In April 1985, Miller commenced the present habeas corpus proceeding, contending that he was entitled to immediate release on the grounds (1) that the Commission had no authority to deny him good time credit because the Parole Commission and Reorganization Act of 1976 ("1976 Act" or "Act"), Pub. L. No. 94-233, 90 Stat. 219, which, inter alia, repealed 18 U.S.C. §§ 4205, 4207 (1970), had the effect of vesting all of a prisoner's good time credits and forbidding their forfeiture upon a revocation of his parole; and (2) that the Commission could not properly deny him credit for street time because it had not given him notice prior to his second revocation hearing that revocation of parole could result in his loss of such credit.
The district court denied the petition. Adopting the report of the United States Magistrate to whom the petition had been referred, the court found (1) that there was no indication that Congress had intended the 1976 Act to repeal the long-standing rule that a prisoner's good time credits may be forfeited when his parole is revoked, and (2) that since Miller had been notified of the charges against him prior to his second parole revocation hearing and since there was no defense to a denial of street time credit that would not also have been a defense to the parole violation charge itself, Miller was not prejudiced by any failure of the Commission to notify him that a revocation of his parole could result in his loss of credit for street time.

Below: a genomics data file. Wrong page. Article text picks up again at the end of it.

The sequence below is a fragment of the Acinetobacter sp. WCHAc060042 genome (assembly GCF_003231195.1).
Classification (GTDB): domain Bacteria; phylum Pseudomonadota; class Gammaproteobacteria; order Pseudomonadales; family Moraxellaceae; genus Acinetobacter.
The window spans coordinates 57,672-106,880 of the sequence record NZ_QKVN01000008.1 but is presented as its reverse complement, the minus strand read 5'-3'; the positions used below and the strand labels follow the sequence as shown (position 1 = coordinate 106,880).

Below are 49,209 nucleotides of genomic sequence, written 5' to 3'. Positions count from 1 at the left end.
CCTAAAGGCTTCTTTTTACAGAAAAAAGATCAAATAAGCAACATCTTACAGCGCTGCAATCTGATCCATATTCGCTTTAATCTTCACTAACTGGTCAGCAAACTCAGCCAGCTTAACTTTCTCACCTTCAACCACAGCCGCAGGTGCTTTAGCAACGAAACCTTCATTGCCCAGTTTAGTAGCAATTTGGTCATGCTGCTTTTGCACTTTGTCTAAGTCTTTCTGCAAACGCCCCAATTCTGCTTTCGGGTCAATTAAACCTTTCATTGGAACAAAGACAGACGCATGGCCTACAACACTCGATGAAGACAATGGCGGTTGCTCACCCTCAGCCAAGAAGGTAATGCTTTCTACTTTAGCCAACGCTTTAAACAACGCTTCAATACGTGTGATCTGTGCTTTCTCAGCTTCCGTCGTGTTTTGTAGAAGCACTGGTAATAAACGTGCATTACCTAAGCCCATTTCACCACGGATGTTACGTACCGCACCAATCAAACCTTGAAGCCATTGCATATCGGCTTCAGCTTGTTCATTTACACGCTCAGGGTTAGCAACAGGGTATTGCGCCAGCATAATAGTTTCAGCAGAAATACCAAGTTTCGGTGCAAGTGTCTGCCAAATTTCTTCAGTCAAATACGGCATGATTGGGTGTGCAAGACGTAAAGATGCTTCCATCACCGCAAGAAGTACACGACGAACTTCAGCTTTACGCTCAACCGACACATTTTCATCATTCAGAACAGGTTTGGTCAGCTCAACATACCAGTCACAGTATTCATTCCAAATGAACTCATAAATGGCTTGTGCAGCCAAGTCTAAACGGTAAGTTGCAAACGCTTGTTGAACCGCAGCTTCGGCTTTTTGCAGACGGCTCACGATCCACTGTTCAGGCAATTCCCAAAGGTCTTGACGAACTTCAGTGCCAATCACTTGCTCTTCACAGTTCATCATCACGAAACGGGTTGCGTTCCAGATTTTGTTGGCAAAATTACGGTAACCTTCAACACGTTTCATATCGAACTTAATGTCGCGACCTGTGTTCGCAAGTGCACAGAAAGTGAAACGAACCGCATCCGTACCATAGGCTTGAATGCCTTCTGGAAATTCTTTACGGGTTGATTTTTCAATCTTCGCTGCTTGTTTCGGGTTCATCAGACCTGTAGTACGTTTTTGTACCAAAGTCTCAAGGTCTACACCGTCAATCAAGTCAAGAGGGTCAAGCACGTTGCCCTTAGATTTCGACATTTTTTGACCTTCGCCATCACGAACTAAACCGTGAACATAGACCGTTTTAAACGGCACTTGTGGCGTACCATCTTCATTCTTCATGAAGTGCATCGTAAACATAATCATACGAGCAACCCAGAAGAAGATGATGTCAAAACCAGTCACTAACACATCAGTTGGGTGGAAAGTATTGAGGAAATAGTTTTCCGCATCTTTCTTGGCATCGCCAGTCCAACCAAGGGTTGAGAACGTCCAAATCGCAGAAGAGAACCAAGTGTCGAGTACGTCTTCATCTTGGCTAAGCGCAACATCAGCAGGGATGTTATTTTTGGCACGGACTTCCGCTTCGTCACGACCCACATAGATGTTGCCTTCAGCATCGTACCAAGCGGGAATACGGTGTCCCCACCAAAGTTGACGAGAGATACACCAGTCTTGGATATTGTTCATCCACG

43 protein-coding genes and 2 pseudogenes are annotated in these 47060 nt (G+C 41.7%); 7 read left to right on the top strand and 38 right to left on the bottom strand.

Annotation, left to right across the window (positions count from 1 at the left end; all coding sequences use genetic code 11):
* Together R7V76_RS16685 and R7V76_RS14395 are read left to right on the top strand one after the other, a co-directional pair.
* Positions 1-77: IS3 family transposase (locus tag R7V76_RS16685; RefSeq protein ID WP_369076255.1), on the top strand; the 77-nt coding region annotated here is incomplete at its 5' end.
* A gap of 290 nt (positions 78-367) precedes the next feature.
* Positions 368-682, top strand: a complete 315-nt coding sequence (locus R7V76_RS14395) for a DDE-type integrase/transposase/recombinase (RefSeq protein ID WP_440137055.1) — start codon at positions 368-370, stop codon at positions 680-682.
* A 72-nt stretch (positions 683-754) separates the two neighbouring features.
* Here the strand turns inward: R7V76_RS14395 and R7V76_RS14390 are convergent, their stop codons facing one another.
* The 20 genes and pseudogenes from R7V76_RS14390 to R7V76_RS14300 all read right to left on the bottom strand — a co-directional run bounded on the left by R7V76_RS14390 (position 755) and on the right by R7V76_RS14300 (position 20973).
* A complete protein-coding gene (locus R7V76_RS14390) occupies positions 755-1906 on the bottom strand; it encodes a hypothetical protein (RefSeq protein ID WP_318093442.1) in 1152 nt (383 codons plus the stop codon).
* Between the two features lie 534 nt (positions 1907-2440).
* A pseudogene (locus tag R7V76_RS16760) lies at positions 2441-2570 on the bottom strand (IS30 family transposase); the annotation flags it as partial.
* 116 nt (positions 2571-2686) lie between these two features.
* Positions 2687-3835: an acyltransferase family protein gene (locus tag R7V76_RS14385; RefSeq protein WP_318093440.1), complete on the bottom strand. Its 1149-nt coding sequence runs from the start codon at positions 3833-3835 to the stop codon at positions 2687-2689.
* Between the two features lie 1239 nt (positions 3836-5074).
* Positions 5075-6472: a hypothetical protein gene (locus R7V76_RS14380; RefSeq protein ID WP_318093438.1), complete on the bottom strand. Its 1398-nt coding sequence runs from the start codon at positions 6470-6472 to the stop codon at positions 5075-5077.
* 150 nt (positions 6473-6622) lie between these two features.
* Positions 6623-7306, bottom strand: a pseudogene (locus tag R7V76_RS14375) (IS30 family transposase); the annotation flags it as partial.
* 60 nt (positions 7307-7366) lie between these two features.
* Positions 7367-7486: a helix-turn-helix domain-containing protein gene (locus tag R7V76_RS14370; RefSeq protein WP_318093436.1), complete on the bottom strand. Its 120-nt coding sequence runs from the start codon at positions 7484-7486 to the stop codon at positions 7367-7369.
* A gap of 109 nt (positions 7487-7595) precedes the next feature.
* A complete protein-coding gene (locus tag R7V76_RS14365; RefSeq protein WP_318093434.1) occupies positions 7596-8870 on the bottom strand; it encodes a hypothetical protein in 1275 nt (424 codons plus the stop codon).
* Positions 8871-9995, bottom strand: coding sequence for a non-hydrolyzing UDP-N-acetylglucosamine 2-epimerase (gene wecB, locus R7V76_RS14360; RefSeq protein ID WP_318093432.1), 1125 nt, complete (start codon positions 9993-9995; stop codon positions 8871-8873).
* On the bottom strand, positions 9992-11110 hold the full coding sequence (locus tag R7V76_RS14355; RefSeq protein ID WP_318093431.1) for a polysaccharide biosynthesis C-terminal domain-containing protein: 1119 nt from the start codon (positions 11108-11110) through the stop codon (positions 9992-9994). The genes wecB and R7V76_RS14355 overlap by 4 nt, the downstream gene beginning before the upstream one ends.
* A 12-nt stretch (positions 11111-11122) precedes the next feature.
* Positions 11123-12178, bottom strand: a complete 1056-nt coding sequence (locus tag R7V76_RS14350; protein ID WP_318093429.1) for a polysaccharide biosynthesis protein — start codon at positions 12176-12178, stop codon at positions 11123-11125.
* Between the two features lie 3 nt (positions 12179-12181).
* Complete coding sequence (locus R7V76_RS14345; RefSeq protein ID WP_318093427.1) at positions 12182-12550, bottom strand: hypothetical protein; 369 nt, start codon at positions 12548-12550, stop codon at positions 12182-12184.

On appeal, Miller renews the contentions he advanced in the district court. We find them to be without merit.
A. Forfeitability of Good Time Credits
Good time credits are awarded to federal prisoners pursuant to 18 U.S.C. § 4161, which provides, in pertinent part, as follows:
Each prisoner convicted of an offense against the United States and confined in a penal or correctional institution for a definite term other than for life, whose record of conduct shows that he has faithfully observed all the rules and has not been subjected to punishment, shall be entitled to a deduction from the term of his sentence . . .
18 U.S.C. § 4161 (1982) (repealed effective Nov. 1, 1987, Pub. L. 98-473, tit. II, §§ 218(a)(4), 235(a)(1), 98 Stat. 2027, 2031 (1984), as amended by Pub. L. 99-217, § 4, 99 Stat. 1728 (1985)). There is no question that prior to 1976 the United States Board of Parole ("Parole Board" or "Board") was authorized, upon a revocation of parole, to declare forfeit all of the parolee's previously earned good time credits. See, e.g., Williams v. Ciccone, 415 F.2d 331 (8th Cir. 1969); Smith v. Blackwell, 367 F.2d 539 (5th Cir. 1966); Hyde v. Kennedy, 300 F.2d 841 (9th Cir. 19862) (dictum); Frierson v. Rogers, 289 F.2d 234 (5th Cir. 1961) (per curiam); Hedrick v. Steele, 187 F.2d 261 (8th Cir. 1951); Wipf v. King, 131 F.2d 33 (8th Cir. 1942) (dictum); United States ex rel. Ostin v. Warden, 296 F. Supp. 1135, 1136 (S.D.N.Y. 1969) (Weinfeld, J.), and cases cited therein.